City’s wetlands welcome winged friends
CHENNAI: Three cyclonic circulations coupled with a northeast monsoon have brought cheers for the foresters in north Tamil Nadu. And for bird watchers too!
The bird sanctuaries in and around Chennai and the nearby Andhra are now brimming with active bird migration.
“The lakes and bird sanctuaries have become a happening place for bird watchers, thanks to the monsoon rains. The bar-headed goose (a rare migratory duck variety) has arrived at the Muttukadu backwaters for a temporary halt. Similarly, the painted stork, the last breed to arrive at Vedanthangal, is also now at home,” said bird watcher KVRK Thirunaranan, founder, The Nature Trust.
Sighting bar-headed goose, a native of Central Asia in Chennai, is a delight as these are hardy birds that travel over high altitudes crossing the Tibet-Himalayan mountain range. With a wingspan of 140-160 cm, they attain a top speed of 80 km/hour braving the winter and rough winds.
The season is now best for students and bird watchers at Pallikaranai and Vedanthangal, the bird watcher explained. “Predatory birds like red necked falcon and osprey have also arrived hovering around the Chennai skies. Similarly, waders like painted storks and flamingos have arrived in Pulicat Bird Sanctuary,” Thirunaranan said.
The rare varieties like oyster catcher and ruddy turnstone have also arrived this season making the migration one of the best in the recent past, the bird watcher said.
According to TN Forest Department sources, all bird sanctuaries and wetlands in Chennai, Chengalpattu, Tiruvallur and Kancheepuram are open to the public, but with COVID protocol enforced, as per the state and central advisory.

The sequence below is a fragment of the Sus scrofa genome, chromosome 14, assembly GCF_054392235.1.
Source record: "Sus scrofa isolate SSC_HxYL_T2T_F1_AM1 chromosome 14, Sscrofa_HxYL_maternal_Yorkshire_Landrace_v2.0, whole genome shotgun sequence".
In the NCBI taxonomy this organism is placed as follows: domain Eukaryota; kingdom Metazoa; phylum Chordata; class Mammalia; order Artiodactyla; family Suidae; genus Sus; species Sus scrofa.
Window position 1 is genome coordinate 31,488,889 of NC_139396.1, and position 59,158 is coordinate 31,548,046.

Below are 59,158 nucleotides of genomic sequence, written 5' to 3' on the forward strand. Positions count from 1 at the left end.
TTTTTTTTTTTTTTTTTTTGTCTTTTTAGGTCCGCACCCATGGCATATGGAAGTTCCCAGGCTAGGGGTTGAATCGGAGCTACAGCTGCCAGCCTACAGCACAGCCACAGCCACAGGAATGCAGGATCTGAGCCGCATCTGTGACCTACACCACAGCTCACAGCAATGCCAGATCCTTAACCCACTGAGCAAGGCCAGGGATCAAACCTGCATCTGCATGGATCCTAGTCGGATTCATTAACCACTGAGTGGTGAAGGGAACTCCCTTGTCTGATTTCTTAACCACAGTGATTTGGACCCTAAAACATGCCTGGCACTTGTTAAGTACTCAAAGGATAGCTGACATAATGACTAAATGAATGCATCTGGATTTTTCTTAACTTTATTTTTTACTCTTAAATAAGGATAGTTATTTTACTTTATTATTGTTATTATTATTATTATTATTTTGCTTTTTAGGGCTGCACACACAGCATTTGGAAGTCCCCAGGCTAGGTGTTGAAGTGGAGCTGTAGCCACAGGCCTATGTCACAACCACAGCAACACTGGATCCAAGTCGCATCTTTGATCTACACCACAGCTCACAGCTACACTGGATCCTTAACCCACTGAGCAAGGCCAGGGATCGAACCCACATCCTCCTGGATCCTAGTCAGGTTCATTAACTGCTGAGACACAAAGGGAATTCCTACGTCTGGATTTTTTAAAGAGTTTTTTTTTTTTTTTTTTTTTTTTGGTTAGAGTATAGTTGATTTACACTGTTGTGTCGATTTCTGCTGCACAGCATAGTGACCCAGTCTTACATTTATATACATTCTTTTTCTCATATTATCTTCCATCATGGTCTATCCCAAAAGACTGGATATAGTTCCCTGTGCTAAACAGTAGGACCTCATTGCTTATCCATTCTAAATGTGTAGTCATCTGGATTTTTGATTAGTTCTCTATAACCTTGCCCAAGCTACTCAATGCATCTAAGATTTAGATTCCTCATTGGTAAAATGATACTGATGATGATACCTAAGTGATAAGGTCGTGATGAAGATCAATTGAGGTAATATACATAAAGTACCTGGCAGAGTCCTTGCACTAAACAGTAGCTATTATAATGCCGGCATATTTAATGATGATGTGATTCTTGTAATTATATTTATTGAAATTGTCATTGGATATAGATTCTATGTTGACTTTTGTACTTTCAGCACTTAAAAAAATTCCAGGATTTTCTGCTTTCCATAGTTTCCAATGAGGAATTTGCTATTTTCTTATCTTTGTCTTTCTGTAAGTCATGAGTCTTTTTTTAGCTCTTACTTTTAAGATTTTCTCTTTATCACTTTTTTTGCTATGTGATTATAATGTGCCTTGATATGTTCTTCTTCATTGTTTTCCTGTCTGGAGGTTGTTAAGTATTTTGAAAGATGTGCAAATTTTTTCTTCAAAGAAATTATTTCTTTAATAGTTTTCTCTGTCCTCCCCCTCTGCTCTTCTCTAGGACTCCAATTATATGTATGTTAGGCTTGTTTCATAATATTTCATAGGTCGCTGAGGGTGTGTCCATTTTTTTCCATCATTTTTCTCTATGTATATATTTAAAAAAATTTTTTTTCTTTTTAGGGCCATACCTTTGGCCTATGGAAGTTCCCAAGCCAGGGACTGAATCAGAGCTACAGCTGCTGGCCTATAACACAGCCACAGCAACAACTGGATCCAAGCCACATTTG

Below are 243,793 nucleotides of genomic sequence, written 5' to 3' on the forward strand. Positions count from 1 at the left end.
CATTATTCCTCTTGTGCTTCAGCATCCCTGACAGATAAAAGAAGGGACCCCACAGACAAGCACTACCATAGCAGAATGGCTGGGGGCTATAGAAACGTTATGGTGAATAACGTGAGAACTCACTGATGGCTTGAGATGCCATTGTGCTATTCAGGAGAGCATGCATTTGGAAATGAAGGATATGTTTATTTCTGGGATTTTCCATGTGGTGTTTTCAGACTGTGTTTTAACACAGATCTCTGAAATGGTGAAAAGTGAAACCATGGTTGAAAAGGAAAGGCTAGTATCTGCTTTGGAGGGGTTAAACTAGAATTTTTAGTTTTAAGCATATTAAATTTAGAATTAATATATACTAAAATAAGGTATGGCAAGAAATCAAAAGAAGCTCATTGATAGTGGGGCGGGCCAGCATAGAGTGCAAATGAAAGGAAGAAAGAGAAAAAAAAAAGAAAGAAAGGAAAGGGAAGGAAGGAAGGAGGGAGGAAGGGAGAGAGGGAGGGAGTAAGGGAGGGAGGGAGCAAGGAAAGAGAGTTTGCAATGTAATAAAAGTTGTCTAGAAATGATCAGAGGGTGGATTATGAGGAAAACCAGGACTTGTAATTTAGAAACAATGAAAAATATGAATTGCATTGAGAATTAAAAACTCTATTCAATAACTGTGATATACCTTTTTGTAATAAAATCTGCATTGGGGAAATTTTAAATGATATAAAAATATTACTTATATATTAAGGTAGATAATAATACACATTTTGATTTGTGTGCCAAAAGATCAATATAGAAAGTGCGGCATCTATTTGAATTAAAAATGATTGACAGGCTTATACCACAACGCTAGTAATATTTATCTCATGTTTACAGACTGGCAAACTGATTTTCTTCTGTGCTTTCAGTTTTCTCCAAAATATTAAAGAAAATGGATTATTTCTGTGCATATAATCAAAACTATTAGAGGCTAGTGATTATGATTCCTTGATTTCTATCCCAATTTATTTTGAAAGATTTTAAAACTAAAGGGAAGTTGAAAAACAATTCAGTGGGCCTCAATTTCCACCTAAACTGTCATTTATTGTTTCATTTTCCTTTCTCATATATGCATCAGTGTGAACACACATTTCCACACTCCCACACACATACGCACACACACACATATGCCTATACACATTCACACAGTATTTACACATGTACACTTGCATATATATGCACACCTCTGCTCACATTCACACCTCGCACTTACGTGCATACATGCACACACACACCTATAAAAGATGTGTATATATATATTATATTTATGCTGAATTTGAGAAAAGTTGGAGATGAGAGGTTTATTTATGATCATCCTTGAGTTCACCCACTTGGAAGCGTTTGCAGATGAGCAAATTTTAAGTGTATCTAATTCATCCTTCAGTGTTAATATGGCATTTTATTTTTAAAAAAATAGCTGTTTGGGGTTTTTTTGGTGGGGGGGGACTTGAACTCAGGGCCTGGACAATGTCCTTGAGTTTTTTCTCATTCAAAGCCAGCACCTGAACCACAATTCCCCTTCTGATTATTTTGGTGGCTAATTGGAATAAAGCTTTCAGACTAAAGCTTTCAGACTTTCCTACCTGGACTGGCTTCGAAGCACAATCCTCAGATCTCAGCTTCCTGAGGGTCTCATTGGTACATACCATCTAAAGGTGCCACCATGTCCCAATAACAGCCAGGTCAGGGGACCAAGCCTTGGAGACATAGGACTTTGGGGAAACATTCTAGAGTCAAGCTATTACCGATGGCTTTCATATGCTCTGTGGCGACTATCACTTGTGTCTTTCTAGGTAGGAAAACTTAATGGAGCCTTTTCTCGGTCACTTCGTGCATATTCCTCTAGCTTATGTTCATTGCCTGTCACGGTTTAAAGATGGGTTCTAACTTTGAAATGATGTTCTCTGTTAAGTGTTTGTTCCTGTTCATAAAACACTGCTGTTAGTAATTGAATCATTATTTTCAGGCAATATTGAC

The department would soon conduct the annual synchronised bird census.
As a new initiative, the department is all set to commence the survey of butterfly species in the Mudumalai Tiger Reserve.
This will be the first-of-its-kind census for butterflies, sources said.
Meanwhile, bird watchers in central Chennai are also upbeat, thanks to the freshwater inflow into city’s arterial waterways – Adyar and Cooum are now thriving with bird life. The usually polluted rivers are now a temporary roosting spot for pelicans, red-wattled lapwings and black-winged stilt.
“Sighting pelicans near Adyar and Cooum is enthralling. Hope the government take steps to restore the ecologically affected lakes,” said Kaushik Udayakumar, a school student, and a budding bird watcher in Kottivakkam.
LOOK OUT FOR…
Wooded trees as they attract resident birds like owls, woodpeckers, bee-eater, golden oriole, rufous treepie and small munias
Dead palm and coconut trees near wetlands as they attract parrot, bat, owl, crow pheasant and cuckoo
Paddy fields near bird sanctuaries as they attract egrets, herons, kingfishers and Indian rollers
Pallikaranai Bird Sanctuary n Kelambakkam wetlands
Pulicat Bird Sanctuary n Muttukadu lagoon
Vedanthangal Bird Sanctuary
Kovalam backwaters n Adyar Estuary